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Osceola County Commission delays consideration of new protections for renters after Hurricane Ian

Kissimmee Village flooding
U.S. Rep. Darren Soto's office via Facebook
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Many renters in Osceola County, including residents of the Good Samaritan Society's Kissimmee Village, lost much of their belongings in flooding following Hurricane Ian in September.

Osceola County commissioners have delayed their consideration of a proposed new protections for renters.

The commission was poised to consider a tenant's bill of rights and a flood disclosure requirement, after so many suffered huge losses in the flooding from Hurricane Ian.

Representatives of local Realtors and landlords asked the commission for a delay while they address concerns.

And advocates for low-income residents pressed for additional protections in the tenant's bill of rights, after Hurricane Ian devastated many renters.

The commission will discuss the ordinance at a workshop meeting on Jan. 23.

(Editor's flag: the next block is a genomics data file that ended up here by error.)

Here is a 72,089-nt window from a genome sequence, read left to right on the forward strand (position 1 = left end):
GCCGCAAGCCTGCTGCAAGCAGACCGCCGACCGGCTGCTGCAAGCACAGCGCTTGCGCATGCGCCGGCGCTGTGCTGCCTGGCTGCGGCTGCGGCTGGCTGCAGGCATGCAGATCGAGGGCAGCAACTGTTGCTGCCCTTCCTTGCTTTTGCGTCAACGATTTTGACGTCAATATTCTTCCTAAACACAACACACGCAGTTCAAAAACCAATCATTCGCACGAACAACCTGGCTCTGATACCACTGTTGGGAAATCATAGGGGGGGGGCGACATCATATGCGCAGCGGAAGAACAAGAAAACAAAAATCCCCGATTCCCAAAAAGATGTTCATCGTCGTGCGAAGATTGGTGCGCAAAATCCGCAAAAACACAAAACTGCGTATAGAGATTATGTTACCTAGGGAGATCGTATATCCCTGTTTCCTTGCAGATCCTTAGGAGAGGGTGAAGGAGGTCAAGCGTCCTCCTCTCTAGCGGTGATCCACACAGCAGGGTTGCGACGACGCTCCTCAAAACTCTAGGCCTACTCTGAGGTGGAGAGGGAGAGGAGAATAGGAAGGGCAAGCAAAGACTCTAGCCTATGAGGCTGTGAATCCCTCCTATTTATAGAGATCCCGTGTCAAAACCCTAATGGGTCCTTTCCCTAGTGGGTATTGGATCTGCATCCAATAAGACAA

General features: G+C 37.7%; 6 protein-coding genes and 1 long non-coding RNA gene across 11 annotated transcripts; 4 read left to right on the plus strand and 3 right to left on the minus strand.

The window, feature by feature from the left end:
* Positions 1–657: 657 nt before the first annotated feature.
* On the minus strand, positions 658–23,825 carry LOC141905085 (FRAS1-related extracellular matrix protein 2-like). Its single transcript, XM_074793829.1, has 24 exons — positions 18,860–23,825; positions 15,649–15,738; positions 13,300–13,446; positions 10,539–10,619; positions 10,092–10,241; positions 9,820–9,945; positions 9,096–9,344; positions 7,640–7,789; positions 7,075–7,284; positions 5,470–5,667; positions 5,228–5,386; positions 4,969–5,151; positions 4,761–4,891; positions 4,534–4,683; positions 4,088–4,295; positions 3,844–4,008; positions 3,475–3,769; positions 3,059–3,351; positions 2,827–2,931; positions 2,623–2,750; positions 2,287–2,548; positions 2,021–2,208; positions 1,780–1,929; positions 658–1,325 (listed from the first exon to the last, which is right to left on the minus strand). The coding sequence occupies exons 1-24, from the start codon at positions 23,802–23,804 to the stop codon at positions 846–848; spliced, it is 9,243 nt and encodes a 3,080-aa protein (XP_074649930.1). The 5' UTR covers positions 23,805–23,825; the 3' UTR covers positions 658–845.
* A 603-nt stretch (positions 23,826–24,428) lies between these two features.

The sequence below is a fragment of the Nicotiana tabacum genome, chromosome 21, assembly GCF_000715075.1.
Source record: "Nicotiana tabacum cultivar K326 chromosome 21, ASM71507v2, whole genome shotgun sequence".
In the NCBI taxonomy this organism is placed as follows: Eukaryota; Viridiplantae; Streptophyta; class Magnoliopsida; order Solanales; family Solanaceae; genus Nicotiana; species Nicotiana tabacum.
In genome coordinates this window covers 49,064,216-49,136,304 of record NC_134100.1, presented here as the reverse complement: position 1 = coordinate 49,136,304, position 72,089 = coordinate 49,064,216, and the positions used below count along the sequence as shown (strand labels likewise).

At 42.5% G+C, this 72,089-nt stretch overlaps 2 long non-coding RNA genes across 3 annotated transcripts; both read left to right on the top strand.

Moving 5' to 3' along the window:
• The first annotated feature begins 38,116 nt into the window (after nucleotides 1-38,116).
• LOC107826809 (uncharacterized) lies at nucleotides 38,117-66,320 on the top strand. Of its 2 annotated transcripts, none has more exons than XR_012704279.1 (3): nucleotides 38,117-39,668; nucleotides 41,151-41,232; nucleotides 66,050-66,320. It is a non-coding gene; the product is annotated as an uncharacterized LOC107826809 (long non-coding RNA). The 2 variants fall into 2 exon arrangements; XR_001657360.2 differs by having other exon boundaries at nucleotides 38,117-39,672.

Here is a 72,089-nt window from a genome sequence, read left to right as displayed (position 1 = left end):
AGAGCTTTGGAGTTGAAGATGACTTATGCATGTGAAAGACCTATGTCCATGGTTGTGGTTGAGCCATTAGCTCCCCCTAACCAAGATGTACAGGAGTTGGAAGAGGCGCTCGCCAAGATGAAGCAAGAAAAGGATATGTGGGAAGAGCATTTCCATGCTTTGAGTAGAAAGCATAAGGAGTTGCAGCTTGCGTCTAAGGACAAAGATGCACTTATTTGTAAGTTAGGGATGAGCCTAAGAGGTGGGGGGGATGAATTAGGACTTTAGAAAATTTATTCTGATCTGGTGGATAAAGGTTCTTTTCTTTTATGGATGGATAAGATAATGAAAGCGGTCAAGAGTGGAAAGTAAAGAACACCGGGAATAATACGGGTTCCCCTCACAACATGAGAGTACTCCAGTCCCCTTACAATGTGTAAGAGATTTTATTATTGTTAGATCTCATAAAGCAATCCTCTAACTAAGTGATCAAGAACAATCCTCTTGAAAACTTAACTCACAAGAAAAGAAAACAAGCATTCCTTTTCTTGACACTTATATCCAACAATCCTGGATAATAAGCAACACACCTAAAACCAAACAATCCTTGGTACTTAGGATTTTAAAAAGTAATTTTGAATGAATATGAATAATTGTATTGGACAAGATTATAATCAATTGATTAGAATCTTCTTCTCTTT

Commissioner Brandon Arrington had proposed the ordinance. He noted that there are "good actors and bad actors" among landlords.

"This is for the people that are taking advantage of those that may be down on their luck or a little less affluent than some others may be," he said at a meeting on Monday. "So that's my intent."

The ordinance, as proposed, would require landlords and home sellers to warn residents in writing about past flooding.

It would require landlords to provide a notice of rights when renting a home or apartment and a written notice before late fees are assessed

It would make it illegal to discriminate against renters who rely on public assistance.

The Code Enforcement Department could fine violators up to $500. Failure to disclose past flooding could lead to steeper fines of $5,000 per violation.

The ordinance would not apply to commercial sales and leases or to short-term rentals of less than 30 days.

Joe Byrnes came to WMFE/WMFV from the Ocala Star-Banner and The Gainesville Sun, where he worked as a reporter and editor for several years. Joe graduated from Loyola University in New Orleans and turned to journalism after teaching. He enjoys freshwater fishing and family gatherings.
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